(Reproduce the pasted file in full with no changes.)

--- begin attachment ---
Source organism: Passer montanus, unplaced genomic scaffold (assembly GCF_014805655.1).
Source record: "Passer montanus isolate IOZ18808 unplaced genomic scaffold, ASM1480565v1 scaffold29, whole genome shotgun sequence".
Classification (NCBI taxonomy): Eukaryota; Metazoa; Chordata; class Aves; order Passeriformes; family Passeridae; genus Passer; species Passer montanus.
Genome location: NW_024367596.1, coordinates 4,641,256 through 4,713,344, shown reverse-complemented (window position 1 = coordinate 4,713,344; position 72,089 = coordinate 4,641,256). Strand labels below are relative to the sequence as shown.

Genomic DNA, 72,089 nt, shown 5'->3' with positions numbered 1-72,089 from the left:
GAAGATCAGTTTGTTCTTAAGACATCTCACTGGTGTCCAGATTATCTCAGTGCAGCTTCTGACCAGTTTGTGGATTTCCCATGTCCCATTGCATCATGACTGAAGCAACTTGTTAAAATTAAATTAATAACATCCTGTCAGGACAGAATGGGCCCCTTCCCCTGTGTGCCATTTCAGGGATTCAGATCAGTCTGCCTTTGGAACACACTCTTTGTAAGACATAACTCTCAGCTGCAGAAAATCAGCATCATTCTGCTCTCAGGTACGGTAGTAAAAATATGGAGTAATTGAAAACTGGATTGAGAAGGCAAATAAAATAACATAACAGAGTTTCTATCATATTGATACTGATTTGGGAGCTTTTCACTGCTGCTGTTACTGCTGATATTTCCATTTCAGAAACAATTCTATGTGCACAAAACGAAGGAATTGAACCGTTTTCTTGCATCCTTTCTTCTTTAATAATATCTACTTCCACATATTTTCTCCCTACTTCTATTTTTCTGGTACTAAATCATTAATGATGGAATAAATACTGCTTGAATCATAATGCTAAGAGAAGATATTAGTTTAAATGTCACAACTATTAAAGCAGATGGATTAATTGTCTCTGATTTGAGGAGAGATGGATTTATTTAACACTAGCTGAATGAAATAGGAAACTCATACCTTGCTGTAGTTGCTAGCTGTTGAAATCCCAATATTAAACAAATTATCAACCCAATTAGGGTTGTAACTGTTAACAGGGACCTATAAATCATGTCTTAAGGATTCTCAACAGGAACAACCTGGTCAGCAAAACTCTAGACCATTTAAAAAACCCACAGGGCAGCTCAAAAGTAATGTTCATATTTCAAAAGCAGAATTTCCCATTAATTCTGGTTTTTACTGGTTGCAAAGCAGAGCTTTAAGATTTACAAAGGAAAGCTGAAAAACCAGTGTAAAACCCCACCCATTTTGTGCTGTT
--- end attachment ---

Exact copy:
Source organism: Passer montanus, unplaced genomic scaffold (assembly GCF_014805655.1).
Source record: "Passer montanus isolate IOZ18808 unplaced genomic scaffold, ASM1480565v1 scaffold29, whole genome shotgun sequence".
Classification (NCBI taxonomy): Eukaryota; Metazoa; Chordata; class Aves; order Passeriformes; family Passeridae; genus Passer; species Passer montanus.
Genome location: NW_024367596.1, coordinates 4,641,256 through 4,713,344, shown reverse-complemented (window position 1 = coordinate 4,713,344; position 72,089 = coordinate 4,641,256). Strand labels below are relative to the sequence as shown.

Genomic DNA, 72,089 nt, shown 5'->3' with positions numbered 1-72,089 from the left:
GAAGATCAGTTTGTTCTTAAGACATCTCACTGGTGTCCAGATTATCTCAGTGCAGCTTCTGACCAGTTTGTGGATTTCCCATGTCCCATTGCATCATGACTGAAGCAACTTGTTAAAATTAAATTAATAACATCCTGTCAGGACAGAATGGGCCCCTTCCCCTGTGTGCCATTTCAGGGATTCAGATCAGTCTGCCTTTGGAACACACTCTTTGTAAGACATAACTCTCAGCTGCAGAAAATCAGCATCATTCTGCTCTCAGGTACGGTAGTAAAAATATGGAGTAATTGAAAACTGGATTGAGAAGGCAAATAAAATAACATAACAGAGTTTCTATCATATTGATACTGATTTGGGAGCTTTTCACTGCTGCTGTTACTGCTGATATTTCCATTTCAGAAACAATTCTATGTGCACAAAACGAAGGAATTGAACCGTTTTCTTGCATCCTTTCTTCTTTAATAATATCTACTTCCACATATTTTCTCCCTACTTCTATTTTTCTGGTACTAAATCATTAATGATGGAATAAATACTGCTTGAATCATAATGCTAAGAGAAGATATTAGTTTAAATGTCACAACTATTAAAGCAGATGGATTAATTGTCTCTGATTTGAGGAGAGATGGATTTATTTAACACTAGCTGAATGAAATAGGAAACTCATACCTTGCTGTAGTTGCTAGCTGTTGAAATCCCAATATTAAACAAATTATCAACCCAATTAGGGTTGTAACTGTTAACAGGGACCTATAAATCATGTCTTAAGGATTCTCAACAGGAACAACCTGGTCAGCAAAACTCTAGACCATTTAAAAAACCCACAGGGCAGCTCAAAAGTAATGTTCATATTTCAAAAGCAGAATTTCCCATTAATTCTGGTTTTTACTGGTTGCAAAGCAGAGCTTTAAGATTTACAAAGGAAAGCTGAAAAACCAGTGTAAAACCCCACCCATTTTGTGCTGTT